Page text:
Average Leo, The River, And A Doughnut

Sea Dog On A Backyard Bender

Race Point

Among Branches

Color, Dolor, Urbane

Authentic

Mulcahey’s Pub Under The Merit Sign

Wave And Metronome

In The Small Of Her Back Another Illusion Sets Sail

Monterey Dissolve

Sunshine Dried Fuzzy Navels

The Mishe Mokwa Trail

Wheels And Blades

Automat, Peep-O-Ram, A Token

Gathering Contradictions In A Cheap Room

Three Intangible Initiations

Our Eyes Roamed Over Hills

Fractal Caddy

Chums At The Grange

Flames Wiped Out Third Base Last Stop Before Home

Pow Wow At Greenbriar

Neo Malibu Barbie Shares Face Time With Sergeant Rock The Third At La Tazza

Lady Terrorist Slays Lady Soldier And Herself


II.

Shadows Lie

Wormtown Butch Out Of Jail

Constellations Advance

On A T-Ride Home From Boston

Locals Label Him Disengaged And Malevolent

Beehive Bill

Mister Westall’s Good Knife

Arboreal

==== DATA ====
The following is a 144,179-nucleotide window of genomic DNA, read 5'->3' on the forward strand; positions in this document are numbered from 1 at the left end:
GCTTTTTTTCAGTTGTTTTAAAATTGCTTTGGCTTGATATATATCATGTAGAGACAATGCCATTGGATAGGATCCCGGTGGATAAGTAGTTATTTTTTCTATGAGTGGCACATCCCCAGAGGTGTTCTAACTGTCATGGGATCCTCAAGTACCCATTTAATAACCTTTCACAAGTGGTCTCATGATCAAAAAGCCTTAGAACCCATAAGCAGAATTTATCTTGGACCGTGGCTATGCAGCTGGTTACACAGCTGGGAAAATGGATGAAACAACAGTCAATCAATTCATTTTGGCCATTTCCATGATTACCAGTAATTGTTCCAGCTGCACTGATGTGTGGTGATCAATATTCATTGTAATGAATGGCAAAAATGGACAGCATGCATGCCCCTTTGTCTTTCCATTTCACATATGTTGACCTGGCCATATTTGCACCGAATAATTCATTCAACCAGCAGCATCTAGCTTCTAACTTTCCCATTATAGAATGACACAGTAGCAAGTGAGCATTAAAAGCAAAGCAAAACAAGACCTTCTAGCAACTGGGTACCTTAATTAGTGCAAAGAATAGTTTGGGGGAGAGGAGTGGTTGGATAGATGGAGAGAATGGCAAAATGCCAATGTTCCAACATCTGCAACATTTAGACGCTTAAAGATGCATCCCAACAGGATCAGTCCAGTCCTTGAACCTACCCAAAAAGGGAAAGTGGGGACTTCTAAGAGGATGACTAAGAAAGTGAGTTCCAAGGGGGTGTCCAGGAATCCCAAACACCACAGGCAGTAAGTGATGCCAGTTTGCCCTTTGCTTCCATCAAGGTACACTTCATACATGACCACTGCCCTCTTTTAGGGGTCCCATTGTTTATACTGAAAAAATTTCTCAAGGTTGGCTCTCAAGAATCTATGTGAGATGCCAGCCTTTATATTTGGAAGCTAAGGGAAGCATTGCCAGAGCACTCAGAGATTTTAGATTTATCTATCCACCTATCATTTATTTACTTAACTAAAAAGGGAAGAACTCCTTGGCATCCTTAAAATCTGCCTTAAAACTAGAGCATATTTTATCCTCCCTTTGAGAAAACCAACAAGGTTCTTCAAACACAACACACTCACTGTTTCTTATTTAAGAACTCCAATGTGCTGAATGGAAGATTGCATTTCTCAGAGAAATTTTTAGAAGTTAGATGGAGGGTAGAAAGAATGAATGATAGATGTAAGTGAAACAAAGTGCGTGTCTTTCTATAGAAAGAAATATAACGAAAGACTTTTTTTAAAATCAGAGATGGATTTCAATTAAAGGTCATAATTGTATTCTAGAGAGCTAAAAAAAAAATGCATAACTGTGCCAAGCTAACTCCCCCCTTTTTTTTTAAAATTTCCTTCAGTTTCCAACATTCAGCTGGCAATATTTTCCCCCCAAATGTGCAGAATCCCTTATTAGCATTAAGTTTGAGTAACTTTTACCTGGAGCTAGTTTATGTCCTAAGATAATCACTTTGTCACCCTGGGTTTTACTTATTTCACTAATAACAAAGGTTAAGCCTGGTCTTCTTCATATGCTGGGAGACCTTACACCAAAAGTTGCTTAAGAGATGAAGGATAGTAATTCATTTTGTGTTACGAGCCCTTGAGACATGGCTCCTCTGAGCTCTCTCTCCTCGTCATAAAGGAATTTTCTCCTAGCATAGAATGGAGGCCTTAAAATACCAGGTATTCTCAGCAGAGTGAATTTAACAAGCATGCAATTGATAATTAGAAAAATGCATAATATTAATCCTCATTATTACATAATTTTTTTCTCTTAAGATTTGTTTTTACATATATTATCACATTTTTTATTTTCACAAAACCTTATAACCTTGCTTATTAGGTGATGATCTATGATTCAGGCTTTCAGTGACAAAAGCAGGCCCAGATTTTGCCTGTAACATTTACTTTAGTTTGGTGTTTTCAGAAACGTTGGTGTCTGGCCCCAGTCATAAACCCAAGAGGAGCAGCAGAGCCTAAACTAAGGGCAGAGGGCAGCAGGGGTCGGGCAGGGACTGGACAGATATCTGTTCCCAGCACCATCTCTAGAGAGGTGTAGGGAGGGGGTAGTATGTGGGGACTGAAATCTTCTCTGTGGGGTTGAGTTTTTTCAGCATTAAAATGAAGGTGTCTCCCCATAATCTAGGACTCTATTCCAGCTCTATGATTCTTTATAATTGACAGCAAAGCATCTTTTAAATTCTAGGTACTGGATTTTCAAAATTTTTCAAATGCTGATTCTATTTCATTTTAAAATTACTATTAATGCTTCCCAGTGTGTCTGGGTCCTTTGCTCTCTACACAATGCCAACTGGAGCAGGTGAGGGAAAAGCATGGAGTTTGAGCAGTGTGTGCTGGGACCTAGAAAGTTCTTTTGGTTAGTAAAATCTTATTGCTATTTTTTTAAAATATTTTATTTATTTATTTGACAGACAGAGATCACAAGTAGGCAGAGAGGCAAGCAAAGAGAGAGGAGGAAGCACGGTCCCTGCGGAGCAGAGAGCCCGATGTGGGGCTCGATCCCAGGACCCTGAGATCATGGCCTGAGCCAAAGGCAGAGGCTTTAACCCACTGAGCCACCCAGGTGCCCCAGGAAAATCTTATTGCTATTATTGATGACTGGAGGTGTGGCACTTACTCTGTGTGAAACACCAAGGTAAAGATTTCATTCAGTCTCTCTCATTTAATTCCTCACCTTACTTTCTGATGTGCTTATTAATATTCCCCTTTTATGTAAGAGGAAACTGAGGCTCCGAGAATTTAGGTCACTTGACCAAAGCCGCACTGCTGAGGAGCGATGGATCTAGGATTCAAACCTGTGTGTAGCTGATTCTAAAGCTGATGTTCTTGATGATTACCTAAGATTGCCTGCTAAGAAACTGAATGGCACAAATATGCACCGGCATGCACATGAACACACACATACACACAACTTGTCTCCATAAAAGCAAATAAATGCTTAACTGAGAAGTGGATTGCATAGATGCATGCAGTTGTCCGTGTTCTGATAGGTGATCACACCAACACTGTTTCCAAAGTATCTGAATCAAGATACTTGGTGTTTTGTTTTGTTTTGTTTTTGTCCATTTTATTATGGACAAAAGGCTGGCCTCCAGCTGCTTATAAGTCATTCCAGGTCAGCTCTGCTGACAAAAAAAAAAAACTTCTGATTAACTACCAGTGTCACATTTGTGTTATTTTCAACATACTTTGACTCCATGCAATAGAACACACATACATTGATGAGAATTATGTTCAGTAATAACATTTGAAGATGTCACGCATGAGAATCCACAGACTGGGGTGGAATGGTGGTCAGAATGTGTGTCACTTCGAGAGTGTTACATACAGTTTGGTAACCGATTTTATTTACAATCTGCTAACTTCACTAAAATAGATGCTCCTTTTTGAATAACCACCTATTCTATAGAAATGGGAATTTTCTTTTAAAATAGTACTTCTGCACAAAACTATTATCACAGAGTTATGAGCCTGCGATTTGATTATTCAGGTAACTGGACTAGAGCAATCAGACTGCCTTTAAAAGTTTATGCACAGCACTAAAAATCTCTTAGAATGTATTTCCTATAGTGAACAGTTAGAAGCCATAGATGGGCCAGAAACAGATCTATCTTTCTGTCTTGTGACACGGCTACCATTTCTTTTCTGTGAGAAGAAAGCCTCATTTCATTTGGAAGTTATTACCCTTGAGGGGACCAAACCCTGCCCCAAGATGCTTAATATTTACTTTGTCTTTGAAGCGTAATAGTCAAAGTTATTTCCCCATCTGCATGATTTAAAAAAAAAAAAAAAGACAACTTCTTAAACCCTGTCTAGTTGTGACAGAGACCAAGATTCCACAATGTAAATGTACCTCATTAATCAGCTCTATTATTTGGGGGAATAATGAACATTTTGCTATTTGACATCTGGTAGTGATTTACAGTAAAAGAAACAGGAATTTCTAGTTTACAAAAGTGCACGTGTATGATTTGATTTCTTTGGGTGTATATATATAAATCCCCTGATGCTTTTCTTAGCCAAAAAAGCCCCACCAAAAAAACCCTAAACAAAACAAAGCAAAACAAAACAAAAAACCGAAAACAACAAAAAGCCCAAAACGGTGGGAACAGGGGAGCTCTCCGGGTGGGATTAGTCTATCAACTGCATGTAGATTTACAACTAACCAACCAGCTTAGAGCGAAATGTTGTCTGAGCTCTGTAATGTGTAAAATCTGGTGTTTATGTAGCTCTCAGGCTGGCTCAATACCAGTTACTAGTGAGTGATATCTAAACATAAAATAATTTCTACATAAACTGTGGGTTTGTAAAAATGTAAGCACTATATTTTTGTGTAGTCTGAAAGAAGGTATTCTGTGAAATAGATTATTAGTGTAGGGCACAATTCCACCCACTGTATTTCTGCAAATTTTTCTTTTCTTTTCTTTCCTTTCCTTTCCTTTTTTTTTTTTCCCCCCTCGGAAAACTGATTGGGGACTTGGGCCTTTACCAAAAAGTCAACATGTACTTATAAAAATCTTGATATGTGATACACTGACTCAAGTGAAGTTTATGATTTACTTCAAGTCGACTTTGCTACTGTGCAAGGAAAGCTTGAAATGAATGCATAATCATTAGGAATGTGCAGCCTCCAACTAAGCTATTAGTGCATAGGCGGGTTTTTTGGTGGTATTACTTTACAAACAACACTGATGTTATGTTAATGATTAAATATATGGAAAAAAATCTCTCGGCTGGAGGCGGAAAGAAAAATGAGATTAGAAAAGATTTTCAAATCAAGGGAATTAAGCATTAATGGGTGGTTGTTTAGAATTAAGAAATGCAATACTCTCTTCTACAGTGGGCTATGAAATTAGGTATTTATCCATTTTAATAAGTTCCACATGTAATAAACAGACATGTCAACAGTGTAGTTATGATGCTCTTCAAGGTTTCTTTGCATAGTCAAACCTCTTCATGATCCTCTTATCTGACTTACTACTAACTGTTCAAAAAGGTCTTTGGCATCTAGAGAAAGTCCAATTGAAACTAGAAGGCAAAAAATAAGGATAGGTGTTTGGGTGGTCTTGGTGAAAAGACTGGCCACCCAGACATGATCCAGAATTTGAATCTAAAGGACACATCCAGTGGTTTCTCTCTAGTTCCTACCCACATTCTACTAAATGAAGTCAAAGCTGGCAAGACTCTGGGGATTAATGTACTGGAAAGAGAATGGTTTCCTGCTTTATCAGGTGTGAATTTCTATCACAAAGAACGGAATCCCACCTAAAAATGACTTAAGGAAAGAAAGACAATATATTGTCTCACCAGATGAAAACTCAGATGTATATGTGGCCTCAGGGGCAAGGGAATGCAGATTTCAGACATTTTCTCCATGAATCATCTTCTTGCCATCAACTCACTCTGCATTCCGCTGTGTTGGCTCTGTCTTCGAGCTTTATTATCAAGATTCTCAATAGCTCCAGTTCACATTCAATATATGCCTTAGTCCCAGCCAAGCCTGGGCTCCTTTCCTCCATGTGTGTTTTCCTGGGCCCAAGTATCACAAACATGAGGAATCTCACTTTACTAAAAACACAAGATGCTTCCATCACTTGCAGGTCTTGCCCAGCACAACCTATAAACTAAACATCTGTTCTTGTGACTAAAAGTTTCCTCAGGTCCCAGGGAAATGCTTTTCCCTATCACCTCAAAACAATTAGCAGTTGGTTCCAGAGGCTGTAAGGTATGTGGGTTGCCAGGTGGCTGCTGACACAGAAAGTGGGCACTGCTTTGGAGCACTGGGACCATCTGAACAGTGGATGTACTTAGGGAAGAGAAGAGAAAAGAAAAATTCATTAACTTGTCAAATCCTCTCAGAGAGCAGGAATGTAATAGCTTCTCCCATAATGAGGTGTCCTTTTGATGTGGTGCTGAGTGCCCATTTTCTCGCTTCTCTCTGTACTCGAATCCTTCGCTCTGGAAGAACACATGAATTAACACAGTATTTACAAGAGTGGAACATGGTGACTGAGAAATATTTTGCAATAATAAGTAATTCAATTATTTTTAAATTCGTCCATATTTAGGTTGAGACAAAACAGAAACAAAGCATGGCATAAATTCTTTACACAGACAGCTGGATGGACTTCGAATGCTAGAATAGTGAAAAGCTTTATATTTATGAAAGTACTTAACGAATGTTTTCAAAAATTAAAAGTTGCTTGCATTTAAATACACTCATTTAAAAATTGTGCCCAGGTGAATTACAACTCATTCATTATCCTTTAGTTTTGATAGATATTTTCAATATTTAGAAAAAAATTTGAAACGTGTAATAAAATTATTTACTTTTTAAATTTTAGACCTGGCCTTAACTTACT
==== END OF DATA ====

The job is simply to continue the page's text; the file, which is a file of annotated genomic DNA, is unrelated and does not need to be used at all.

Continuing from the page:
Big Red Sideburns

Freon Bender

Roberto’s Barbershop And Overnight Trains To Palooka Ville

Dirty Just Got Off The Bus

Color Spectrum Thoughts On Racism At A Traffic Light

Passion Tension Mansion Pension

Of Flivver Kings And Mesmerists

Tejon Pass

Grapevine

Poppy

Sequoia Girl

Thunder

Washoe Club

Marmot

Tractor Hat

Wagon Wheel Bed

Westbound Freight

Terra Bella

Olive




ACKNOWLEDGMENTS



Vox Poetica “Thaw At Lake Quinsigamond”

Rive Gauche “We Listened To The Baghdad Five-Day”

Sahara “Stylishly Exacting Executions Done Of Olden Times In Collaboration With Ye Of Faith”, “Color, Dolor, Urbane”, “Among Branches”, and “Emerald Moves Along The Blackstone”, “Mister Westall’s Good Knife”, “Beehive Bill”

Mothwing Arts “Of Grouse And Crow And Wild Turkey”

Interpoezia “Authentic”

Rockhurst Review “Rattling Into Compromise”